Good morning. It's Friday, Dec. 14.
|•||A searing look at life inside Tesla's production hell.|
|•||A community born of 1960s idealism on the Sonoma coast.|
|•||And a look back at the bursting of the Baldwin Hills Dam.|
With state coffers overflowing, what are Californians' spending priorities? According to a new poll, universal health care and free community college lead the list. Residents are much less enthusiastic about two of outgoing Gov. Jerry Brown's top priorities: high-speed rail and building reserves for an economic downturn.
An inmate on San Quentin's death row.
Justin Sullivan/Getty Images
In a N.Y. Times op-ed, six former governors called on Gov. Jerry Brown to grant clemency to 740 death row prisoners. "Among a governor’s many powers, none is more significant than signing a death warrant," they wrote. "That’s why we halted executions in our states, and we call on Gov. Jerry Brown of California to do the same."
Tani Cantil-Sakauye, the chief justice of California, revealed that she had left the Republican Party after watching the confirmation hearings of Supreme Court Justice Brett Kavanaugh. "You can draw your own conclusions," said Cantil-Sakauye, who re-registered with no party preference. Independents became California's second-largest voting bloc this year, surpassing Republicans.
San Diego, Los Angeles, Fresno, San Francisco, Sacramento. A nationwide wave of bomb threats targeted schools, businesses, and other locations across California on Thursday. The messages, which demanded payment in bitcoin, appeared to be hoaxes. The perpetrators probably just hoped to get lucky, experts said. "I can't recall a cyberterrorism threat this widespread before," said one.
This is Hot Creek in the Inyo National Forest. Its headwaters start in the upper reaches of the Sierra, then mix with magma-heated water that percolates up from the creek bed. The result — steaming, pale blue water set against a soaring mountain landscape — is a breathtaking sight. It's also a trout's paradise, which makes Hot Creek a bucket-list destination for fly-fishers.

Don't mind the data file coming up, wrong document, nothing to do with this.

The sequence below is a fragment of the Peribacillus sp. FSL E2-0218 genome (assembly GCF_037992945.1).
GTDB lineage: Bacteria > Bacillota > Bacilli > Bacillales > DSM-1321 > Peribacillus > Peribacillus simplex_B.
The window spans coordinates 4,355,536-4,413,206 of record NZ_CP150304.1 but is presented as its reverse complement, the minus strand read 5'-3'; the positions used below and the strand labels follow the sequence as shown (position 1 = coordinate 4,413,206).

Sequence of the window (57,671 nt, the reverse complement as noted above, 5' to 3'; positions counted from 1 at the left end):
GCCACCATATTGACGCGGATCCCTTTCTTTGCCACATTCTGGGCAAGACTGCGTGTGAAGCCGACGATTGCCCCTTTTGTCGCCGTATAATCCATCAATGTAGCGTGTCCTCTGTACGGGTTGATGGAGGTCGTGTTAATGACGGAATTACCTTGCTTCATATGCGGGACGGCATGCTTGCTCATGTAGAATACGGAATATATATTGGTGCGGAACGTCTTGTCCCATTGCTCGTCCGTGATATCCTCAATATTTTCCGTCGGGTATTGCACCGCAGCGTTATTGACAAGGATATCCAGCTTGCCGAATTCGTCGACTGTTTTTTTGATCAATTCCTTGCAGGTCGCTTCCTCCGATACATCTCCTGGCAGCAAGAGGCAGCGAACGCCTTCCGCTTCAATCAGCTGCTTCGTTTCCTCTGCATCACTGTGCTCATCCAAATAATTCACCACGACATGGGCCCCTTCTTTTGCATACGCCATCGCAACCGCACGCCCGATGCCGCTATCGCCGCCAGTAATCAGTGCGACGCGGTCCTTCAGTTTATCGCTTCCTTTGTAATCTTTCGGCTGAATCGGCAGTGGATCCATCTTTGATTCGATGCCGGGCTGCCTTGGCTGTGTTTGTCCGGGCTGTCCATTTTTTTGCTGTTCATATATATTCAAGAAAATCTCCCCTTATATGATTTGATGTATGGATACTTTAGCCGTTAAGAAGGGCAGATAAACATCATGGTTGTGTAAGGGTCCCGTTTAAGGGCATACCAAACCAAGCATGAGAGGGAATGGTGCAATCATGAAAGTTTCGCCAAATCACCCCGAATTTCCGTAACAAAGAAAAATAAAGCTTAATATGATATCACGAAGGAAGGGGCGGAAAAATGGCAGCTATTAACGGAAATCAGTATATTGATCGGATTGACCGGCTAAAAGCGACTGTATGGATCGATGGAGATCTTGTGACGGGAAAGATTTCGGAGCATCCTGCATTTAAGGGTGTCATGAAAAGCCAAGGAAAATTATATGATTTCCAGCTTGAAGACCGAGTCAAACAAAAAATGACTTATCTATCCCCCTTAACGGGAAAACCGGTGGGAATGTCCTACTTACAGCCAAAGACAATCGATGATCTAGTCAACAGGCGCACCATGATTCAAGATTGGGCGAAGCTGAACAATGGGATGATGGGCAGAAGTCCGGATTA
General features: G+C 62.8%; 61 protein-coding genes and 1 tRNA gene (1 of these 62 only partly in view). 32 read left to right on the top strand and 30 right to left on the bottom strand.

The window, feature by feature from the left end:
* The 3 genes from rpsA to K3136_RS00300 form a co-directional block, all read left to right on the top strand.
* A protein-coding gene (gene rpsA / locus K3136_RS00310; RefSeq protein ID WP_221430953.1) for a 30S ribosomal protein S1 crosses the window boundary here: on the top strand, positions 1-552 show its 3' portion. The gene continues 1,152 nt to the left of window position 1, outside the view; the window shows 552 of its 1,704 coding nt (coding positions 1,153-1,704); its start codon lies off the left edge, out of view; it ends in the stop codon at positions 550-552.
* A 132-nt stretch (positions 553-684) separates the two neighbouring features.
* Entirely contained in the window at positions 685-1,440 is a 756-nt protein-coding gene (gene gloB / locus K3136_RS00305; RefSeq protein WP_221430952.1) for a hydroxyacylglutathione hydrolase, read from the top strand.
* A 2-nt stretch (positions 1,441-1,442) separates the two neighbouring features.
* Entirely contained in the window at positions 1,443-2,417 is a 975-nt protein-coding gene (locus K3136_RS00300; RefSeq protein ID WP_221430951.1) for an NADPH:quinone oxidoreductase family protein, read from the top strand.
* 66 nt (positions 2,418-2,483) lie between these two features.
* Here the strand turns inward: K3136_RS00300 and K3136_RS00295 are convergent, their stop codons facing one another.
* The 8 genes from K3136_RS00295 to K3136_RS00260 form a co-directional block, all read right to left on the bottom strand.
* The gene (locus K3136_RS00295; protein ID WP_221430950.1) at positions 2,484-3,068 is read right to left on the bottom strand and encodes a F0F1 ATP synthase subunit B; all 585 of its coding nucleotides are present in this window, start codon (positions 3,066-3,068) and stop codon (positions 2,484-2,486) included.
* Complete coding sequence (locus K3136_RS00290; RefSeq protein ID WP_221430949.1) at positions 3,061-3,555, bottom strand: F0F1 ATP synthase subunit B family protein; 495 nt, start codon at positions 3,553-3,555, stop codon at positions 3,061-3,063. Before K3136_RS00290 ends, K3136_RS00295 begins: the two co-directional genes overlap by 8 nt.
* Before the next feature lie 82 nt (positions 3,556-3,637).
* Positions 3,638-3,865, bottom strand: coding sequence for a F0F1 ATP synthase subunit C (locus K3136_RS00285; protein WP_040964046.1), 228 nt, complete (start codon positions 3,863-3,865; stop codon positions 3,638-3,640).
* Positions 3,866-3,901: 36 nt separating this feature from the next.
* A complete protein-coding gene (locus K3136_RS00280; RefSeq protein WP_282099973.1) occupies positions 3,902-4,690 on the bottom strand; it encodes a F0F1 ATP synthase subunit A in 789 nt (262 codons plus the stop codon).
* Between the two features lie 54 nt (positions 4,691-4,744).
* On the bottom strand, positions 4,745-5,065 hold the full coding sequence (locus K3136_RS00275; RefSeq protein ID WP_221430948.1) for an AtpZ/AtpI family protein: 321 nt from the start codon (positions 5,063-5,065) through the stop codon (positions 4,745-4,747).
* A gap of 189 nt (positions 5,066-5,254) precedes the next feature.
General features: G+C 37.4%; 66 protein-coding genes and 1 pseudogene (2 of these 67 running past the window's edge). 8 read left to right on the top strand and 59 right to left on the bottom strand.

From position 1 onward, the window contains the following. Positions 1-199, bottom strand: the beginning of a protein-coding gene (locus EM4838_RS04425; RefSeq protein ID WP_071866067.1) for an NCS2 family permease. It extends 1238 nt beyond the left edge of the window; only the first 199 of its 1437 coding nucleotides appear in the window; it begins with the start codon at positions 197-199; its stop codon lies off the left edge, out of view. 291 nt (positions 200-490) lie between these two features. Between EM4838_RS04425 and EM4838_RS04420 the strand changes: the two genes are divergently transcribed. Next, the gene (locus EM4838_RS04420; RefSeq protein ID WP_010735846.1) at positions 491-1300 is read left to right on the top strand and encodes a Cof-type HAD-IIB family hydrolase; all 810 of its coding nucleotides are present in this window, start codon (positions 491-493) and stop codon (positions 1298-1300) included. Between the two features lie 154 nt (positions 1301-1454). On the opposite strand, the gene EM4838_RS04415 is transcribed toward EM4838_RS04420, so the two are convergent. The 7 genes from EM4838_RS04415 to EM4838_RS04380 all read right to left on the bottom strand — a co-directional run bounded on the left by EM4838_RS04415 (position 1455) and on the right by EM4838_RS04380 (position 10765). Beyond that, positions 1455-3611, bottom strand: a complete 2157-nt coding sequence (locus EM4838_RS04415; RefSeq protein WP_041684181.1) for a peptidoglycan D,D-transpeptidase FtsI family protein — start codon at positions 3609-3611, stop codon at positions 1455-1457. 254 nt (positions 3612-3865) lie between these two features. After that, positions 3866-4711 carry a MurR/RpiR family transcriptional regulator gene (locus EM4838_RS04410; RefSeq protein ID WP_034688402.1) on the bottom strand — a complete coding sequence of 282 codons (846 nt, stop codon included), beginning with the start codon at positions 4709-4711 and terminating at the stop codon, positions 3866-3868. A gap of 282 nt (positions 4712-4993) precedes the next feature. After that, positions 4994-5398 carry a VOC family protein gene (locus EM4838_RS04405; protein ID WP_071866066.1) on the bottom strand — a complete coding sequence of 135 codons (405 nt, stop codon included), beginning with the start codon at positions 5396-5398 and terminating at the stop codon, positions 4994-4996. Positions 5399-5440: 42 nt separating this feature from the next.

Elon Musk has been under a lot of pressure.
Joshua Lott/Getty Images
"Everyone in Tesla is in an abusive relationship with Elon." Charles Duhigg interviewed dozens of current and former Tesla employees to find out what it was like to work at Tesla as Model 3 production ramped up and Elon Musk melted down. In one anecdote, Musk was trying to figure out what was wrong with a malfunctioning module when a young engineer was brought over to help him:
"Did you fucking do this?" Musk asked him.
"I'm not sure what you're referring to?" the engineer replied apologetically.
"You're a fucking idiot!" Musk shouted back. "Get the fuck out and don't come back!"
"They are a terrible company and, on a personal level, I don't want to have anything to do with them." Facebook began paying journalists to ferret out fake stories and political propaganda after the 2016 presidential election. Some of the journalists now regard the move as a PR stunt. The company has ignored their concerns, one said. "They clearly don't care."
Kerch Thomas, a Sonoma County man, answered his phone and heard a woman, hysterical. "Daddy, I'm in trouble," she said. Then a man came on the line. He said he was with a Guatemalan crime organization. If Thomas wanted to see his daughter again, he'd have to pay $10,000. Thomas raced to deliver the money, but first checked with law enforcement, who confirmed that his daughter was just fine.
A sheriff said phone scams are common, but not one so extreme. "This is the first time we've heard that one," he said.
Photo by John Lambert Pearson/Wikimedia Commons
This is Sea Ranch, a community born of 1960s idealism along the Sonoma coast. It's a place of eerie calm, with no grocery stores or movie theater but abundant solitude and almost dictatorial tastefulness. Its architect, Lawrence Halprin, was inspired by the Pomo Indians, a tribe who believed in living lightly on the land. A N.Y. Times writer said the homes meld into the surroundings — "like archaeological relics of some ancient utopia."